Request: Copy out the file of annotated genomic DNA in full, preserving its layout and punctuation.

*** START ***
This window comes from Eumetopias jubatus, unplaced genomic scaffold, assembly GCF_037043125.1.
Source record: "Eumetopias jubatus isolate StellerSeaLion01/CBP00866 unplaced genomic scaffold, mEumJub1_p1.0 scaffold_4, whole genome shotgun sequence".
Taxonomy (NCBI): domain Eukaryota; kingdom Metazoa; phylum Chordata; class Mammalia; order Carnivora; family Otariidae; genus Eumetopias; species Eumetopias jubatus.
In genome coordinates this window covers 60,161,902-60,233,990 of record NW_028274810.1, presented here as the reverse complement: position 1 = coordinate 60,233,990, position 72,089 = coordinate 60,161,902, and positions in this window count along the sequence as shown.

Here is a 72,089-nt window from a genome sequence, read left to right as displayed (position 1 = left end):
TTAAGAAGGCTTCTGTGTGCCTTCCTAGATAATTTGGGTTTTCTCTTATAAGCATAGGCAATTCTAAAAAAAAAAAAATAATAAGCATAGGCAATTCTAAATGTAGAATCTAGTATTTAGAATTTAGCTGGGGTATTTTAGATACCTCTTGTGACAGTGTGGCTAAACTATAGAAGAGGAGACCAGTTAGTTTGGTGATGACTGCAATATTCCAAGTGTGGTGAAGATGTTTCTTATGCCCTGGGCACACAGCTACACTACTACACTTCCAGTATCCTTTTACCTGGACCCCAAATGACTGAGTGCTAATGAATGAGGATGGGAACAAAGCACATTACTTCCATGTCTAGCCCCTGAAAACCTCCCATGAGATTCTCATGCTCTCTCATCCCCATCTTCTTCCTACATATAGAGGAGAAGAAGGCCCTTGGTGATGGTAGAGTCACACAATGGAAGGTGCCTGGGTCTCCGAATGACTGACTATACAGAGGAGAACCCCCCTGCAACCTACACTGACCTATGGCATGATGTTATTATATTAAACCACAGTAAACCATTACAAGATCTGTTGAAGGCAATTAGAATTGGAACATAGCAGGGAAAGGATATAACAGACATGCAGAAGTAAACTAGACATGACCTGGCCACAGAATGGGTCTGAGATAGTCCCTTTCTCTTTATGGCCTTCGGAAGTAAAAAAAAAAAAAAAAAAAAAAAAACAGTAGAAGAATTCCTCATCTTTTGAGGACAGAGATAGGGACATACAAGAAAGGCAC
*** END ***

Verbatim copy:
This window comes from Eumetopias jubatus, unplaced genomic scaffold, assembly GCF_037043125.1.
Source record: "Eumetopias jubatus isolate StellerSeaLion01/CBP00866 unplaced genomic scaffold, mEumJub1_p1.0 scaffold_4, whole genome shotgun sequence".
Taxonomy (NCBI): domain Eukaryota; kingdom Metazoa; phylum Chordata; class Mammalia; order Carnivora; family Otariidae; genus Eumetopias; species Eumetopias jubatus.
In genome coordinates this window covers 60,161,902-60,233,990 of record NW_028274810.1, presented here as the reverse complement: position 1 = coordinate 60,233,990, position 72,089 = coordinate 60,161,902, and positions in this window count along the sequence as shown.

Here is a 72,089-nt window from a genome sequence, read left to right as displayed (position 1 = left end):
TTAAGAAGGCTTCTGTGTGCCTTCCTAGATAATTTGGGTTTTCTCTTATAAGCATAGGCAATTCTAAAAAAAAAAAAATAATAAGCATAGGCAATTCTAAATGTAGAATCTAGTATTTAGAATTTAGCTGGGGTATTTTAGATACCTCTTGTGACAGTGTGGCTAAACTATAGAAGAGGAGACCAGTTAGTTTGGTGATGACTGCAATATTCCAAGTGTGGTGAAGATGTTTCTTATGCCCTGGGCACACAGCTACACTACTACACTTCCAGTATCCTTTTACCTGGACCCCAAATGACTGAGTGCTAATGAATGAGGATGGGAACAAAGCACATTACTTCCATGTCTAGCCCCTGAAAACCTCCCATGAGATTCTCATGCTCTCTCATCCCCATCTTCTTCCTACATATAGAGGAGAAGAAGGCCCTTGGTGATGGTAGAGTCACACAATGGAAGGTGCCTGGGTCTCCGAATGACTGACTATACAGAGGAGAACCCCCCTGCAACCTACACTGACCTATGGCATGATGTTATTATATTAAACCACAGTAAACCATTACAAGATCTGTTGAAGGCAATTAGAATTGGAACATAGCAGGGAAAGGATATAACAGACATGCAGAAGTAAACTAGACATGACCTGGCCACAGAATGGGTCTGAGATAGTCCCTTTCTCTTTATGGCCTTCGGAAGTAAAAAAAAAAAAAAAAAAAAAAAAACAGTAGAAGAATTCCTCATCTTTTGAGGACAGAGATAGGGACATACAAGAAAGGCAC